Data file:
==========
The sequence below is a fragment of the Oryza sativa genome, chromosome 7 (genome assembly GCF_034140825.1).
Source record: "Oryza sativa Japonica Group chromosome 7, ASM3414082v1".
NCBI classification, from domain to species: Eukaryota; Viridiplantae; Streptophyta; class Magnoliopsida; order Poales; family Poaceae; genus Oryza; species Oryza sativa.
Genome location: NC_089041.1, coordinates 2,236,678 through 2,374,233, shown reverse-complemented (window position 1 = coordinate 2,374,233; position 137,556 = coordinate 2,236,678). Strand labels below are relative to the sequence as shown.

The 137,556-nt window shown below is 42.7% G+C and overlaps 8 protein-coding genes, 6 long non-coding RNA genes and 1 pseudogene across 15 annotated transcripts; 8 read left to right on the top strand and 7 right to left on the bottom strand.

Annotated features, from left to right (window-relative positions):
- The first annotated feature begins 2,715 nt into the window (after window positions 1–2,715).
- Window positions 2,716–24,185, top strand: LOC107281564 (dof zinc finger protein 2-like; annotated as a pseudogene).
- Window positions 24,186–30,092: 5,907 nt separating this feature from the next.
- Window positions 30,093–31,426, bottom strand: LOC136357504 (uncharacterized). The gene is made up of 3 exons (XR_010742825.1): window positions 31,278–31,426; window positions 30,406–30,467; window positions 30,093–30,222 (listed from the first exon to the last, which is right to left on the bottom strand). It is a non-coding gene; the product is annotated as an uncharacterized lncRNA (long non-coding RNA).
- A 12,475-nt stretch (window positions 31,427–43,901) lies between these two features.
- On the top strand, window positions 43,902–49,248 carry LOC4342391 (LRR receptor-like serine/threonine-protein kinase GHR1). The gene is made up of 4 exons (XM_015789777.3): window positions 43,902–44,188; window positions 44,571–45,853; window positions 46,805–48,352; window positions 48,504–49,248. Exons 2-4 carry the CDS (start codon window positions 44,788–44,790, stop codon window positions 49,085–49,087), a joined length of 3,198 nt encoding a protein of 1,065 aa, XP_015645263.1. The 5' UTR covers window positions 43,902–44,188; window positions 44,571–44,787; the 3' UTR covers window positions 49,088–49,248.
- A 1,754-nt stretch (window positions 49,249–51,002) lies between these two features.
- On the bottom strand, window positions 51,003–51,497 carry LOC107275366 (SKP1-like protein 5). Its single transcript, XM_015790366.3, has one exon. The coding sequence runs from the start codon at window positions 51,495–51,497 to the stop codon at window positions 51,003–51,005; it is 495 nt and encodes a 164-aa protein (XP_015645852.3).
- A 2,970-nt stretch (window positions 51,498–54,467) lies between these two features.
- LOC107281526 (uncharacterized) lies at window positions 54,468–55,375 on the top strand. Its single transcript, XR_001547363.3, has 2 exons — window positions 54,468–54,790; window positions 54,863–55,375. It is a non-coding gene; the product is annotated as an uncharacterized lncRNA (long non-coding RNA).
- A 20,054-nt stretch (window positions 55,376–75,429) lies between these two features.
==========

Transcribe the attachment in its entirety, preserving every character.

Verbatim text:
The sequence below is a fragment of the Oryza sativa genome, chromosome 7 (genome assembly GCF_034140825.1).
Source record: "Oryza sativa Japonica Group chromosome 7, ASM3414082v1".
NCBI classification, from domain to species: Eukaryota; Viridiplantae; Streptophyta; class Magnoliopsida; order Poales; family Poaceae; genus Oryza; species Oryza sativa.
Genome location: NC_089041.1, coordinates 2,236,678 through 2,374,233, shown reverse-complemented (window position 1 = coordinate 2,374,233; position 137,556 = coordinate 2,236,678). Strand labels below are relative to the sequence as shown.

The 137,556-nt window shown below is 42.7% G+C and overlaps 8 protein-coding genes, 6 long non-coding RNA genes and 1 pseudogene across 15 annotated transcripts; 8 read left to right on the top strand and 7 right to left on the bottom strand.

Annotated features, from left to right (window-relative positions):
- The first annotated feature begins 2,715 nt into the window (after window positions 1–2,715).
- Window positions 2,716–24,185, top strand: LOC107281564 (dof zinc finger protein 2-like; annotated as a pseudogene).
- Window positions 24,186–30,092: 5,907 nt separating this feature from the next.
- Window positions 30,093–31,426, bottom strand: LOC136357504 (uncharacterized). The gene is made up of 3 exons (XR_010742825.1): window positions 31,278–31,426; window positions 30,406–30,467; window positions 30,093–30,222 (listed from the first exon to the last, which is right to left on the bottom strand). It is a non-coding gene; the product is annotated as an uncharacterized lncRNA (long non-coding RNA).
- A 12,475-nt stretch (window positions 31,427–43,901) lies between these two features.
- On the top strand, window positions 43,902–49,248 carry LOC4342391 (LRR receptor-like serine/threonine-protein kinase GHR1). The gene is made up of 4 exons (XM_015789777.3): window positions 43,902–44,188; window positions 44,571–45,853; window positions 46,805–48,352; window positions 48,504–49,248. Exons 2-4 carry the CDS (start codon window positions 44,788–44,790, stop codon window positions 49,085–49,087), a joined length of 3,198 nt encoding a protein of 1,065 aa, XP_015645263.1. The 5' UTR covers window positions 43,902–44,188; window positions 44,571–44,787; the 3' UTR covers window positions 49,088–49,248.
- A 1,754-nt stretch (window positions 49,249–51,002) lies between these two features.
- On the bottom strand, window positions 51,003–51,497 carry LOC107275366 (SKP1-like protein 5). Its single transcript, XM_015790366.3, has one exon. The coding sequence runs from the start codon at window positions 51,495–51,497 to the stop codon at window positions 51,003–51,005; it is 495 nt and encodes a 164-aa protein (XP_015645852.3).
- A 2,970-nt stretch (window positions 51,498–54,467) lies between these two features.
- LOC107281526 (uncharacterized) lies at window positions 54,468–55,375 on the top strand. Its single transcript, XR_001547363.3, has 2 exons — window positions 54,468–54,790; window positions 54,863–55,375. It is a non-coding gene; the product is annotated as an uncharacterized lncRNA (long non-coding RNA).
- A 20,054-nt stretch (window positions 55,376–75,429) lies between these two features.